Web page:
How to use Nutribullet as a Food Processor

Nutribullet as a Food Processor

After using Nutribullet blenders for many years and answering a lot of Nutribullet questions, one of the difficult questions I get is “Can a Nutribullet be used as a food processor ?”

The answer is”it depends”. Let me explain…..

Nutribullet vs Food Processors

A food processor is designed with a flat clopping blade and wide bowl to push out the ingredients as it chops them up. Food processors are ideal for chopping, dicing, milling and evenly moving the ingredients around.

Whereas, Nutribullet is designed to operate like a standard blender in that the blade pulls the ingredients down to the bottom and creates a vortex to puree the ingredients.

You can use a Nutribullet to chop and dice certain ingredients without pureeing by “pulsing” the blender on/off and not using liquids.

The main drawback of Nutribullet or any blender over a typical food processor is that a blender blade doesn’t push the ingredients out and up which can make it hard to evenly process the ingredients.

Don’t get me wrong though, the Nutribullet is great for certain food processing tasks if you have reasonable expectation that it won’t completely replace the capability of a food processor.

The advantage of a blender though is that you can puree ingredients to make things like soups, dressings, and dips.

Nutri Bullet blades compared to Food Processing Blades

Evolution of Nutribullet Blenders

The traditional “bullet” shaped jars of Nutribullet blenders like the Magic Bullet and namesake Nutribullet product line are limited in the range of food processing tasks that they can do as I explained above.

Magic Bullet blender is the least powerful model with its limited ability to chop or dice cooked or soft ingredients.

The higher powered Nutribullet product line has a more powerful motor and different blade design that allows for you to chop, dice, and puree a wider range of ingredients.

To dice or chop you just use twist the Nutribullet on/off for a few seconds at a time to pulse the ingredients and keep them moving around.

In recent years, Nutribullet expanded by adding a food processor model called the Veggie Bullet. It has some limitations which I detail in this review.

The Veggie Bullet is strictly for food processing so I am assuming you are focused on Nutribullet’s blender models so lets get into the specifics of what you can do….

What Can a Nutribullet Do ?

As mentioned above, the Nutribullet is ideal for blending and pureeing but it does great for certain processing tasks in small batches.

Examples of Nutribullet food processing tasks that I do are :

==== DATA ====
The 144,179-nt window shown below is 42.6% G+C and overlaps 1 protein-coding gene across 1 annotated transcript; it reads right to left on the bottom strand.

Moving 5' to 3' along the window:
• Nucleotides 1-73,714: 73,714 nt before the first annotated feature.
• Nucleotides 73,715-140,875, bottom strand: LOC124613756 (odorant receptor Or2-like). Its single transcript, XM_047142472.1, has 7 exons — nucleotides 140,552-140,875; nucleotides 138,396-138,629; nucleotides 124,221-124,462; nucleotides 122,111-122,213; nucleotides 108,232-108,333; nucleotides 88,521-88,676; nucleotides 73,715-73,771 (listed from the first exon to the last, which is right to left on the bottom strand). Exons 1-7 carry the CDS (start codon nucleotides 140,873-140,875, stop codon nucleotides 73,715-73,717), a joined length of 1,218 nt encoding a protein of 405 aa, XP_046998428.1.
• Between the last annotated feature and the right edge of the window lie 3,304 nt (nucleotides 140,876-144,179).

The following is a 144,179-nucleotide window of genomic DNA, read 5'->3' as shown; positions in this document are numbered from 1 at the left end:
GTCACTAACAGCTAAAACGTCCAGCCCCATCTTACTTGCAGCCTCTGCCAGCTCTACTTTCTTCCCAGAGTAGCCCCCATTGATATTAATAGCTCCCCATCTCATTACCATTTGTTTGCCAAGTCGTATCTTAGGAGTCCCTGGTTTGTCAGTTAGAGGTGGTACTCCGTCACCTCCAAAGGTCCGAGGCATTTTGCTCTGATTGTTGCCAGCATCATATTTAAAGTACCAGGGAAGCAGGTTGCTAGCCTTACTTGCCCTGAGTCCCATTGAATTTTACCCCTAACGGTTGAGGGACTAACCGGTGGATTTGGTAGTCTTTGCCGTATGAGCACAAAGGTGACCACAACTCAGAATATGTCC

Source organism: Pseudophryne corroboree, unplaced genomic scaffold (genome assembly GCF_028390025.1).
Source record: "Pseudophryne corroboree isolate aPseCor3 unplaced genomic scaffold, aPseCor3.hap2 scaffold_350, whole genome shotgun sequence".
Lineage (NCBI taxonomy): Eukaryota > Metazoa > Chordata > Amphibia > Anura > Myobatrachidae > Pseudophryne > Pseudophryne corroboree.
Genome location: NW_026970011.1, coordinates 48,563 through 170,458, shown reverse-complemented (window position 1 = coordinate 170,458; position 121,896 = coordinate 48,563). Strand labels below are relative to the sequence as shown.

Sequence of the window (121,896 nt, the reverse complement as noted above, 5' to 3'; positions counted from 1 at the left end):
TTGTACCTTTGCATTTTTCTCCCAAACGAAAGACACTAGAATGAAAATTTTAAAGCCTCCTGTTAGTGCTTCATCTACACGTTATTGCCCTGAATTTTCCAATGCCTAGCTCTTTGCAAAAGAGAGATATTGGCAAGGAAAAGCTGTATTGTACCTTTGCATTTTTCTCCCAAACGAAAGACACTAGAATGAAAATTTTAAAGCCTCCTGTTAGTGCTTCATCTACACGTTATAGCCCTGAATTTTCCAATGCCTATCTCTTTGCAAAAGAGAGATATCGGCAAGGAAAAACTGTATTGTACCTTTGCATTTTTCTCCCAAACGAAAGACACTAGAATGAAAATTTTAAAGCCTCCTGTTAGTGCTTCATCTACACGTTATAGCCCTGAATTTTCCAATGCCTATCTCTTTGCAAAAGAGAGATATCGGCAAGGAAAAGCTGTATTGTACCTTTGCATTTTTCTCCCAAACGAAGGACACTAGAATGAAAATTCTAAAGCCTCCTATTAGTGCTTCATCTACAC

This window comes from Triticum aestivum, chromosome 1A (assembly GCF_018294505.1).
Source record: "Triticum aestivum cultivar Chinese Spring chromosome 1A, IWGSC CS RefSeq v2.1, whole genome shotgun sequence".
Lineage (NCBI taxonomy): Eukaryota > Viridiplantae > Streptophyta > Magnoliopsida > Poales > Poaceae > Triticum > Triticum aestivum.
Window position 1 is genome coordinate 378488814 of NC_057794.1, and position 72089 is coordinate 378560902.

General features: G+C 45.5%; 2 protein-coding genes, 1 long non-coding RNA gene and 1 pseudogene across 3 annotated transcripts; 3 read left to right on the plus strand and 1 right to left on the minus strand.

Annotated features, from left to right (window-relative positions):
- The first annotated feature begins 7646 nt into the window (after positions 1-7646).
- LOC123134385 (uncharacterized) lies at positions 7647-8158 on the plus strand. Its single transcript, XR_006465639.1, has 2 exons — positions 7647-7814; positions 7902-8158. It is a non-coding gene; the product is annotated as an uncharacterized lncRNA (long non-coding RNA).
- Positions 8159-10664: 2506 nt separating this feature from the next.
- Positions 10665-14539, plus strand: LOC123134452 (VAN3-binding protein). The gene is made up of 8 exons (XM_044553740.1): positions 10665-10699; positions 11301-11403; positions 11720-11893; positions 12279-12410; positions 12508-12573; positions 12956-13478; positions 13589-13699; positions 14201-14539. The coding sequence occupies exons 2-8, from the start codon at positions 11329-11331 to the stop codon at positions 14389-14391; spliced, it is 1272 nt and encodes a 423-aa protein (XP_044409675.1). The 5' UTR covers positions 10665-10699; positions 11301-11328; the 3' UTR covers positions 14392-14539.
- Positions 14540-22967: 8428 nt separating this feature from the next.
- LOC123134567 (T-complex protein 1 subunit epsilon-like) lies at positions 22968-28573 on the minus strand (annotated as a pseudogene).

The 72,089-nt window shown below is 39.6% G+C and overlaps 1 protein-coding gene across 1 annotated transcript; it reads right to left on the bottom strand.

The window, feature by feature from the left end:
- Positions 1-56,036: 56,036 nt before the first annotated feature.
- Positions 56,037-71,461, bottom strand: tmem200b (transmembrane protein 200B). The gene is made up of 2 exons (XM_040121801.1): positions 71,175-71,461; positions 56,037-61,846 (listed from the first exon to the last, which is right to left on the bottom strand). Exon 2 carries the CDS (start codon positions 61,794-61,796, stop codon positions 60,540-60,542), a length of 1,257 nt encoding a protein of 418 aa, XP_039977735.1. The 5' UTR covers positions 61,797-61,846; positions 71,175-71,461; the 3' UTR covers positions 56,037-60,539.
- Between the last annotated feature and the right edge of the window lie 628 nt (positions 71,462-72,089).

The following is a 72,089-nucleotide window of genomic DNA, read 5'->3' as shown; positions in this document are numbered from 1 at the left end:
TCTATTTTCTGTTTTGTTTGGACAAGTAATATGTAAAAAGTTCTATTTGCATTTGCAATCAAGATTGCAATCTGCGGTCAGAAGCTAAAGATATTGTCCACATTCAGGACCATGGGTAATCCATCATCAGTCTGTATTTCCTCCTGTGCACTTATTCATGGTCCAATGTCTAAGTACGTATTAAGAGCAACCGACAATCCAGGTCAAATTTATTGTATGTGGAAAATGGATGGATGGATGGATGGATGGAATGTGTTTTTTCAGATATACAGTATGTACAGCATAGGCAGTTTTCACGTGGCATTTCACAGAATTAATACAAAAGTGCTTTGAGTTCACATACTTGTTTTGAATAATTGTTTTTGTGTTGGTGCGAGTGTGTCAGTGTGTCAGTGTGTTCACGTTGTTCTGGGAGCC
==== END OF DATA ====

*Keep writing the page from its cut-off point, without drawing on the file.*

• Chop up seeds and nuts.
  • Dice up onions, tomatoes, spices for salsa.
  • Mill flaxseed and oats into flour.
  • Make homemade pesto (basil, raw garlic, olive oil, walnuts, and spices to make homemade dairy-free pesto).
  • Grind up spices
  • Grind up coffee (Tip- keep a separate Nutribullet jar just for coffee grinding as the oils can leave a strong coffee smell in the jar).

Here is an example of grinding Flaxseed with a nutribullet :

YouTube video

Limitations of Nutribullet

Nutribullet isn’t ideal for making nut butters and large batches. Also it will only mill certain ingredients for making flours.

Nutribullet is not great for making Nut butters. Nut butters can be really thick so you have to stop blending and open the lid to mix the ingredients around. You are better off using a blender with a tamper and lid that opens on top. See related post: Nut Butters Blenders

You can’t mix or blend hot ingredients as the Nutribullet container is sealed and has no way to release pressure from steam.

The Nutribullet works best with making small batches as you need to allow the blade to move the dry ingredients around even dicing and chopping.

Final Thoughts

Overall a Nutribullet blender is good for certain food processing tasks. As long as you do it in smaller batches because of Nutribullet’s blade design then you can get similar results as a small food processor (like the one in the picture at the top of this post).

A large food processor is a better solution though if you want more versatility in ingredients, milling flours, thicker recipes, and larger batches.

Anna Powell

Anna is a blending expert that for years has researched, tested, and written about 100's of blenders and smoothie recipes.

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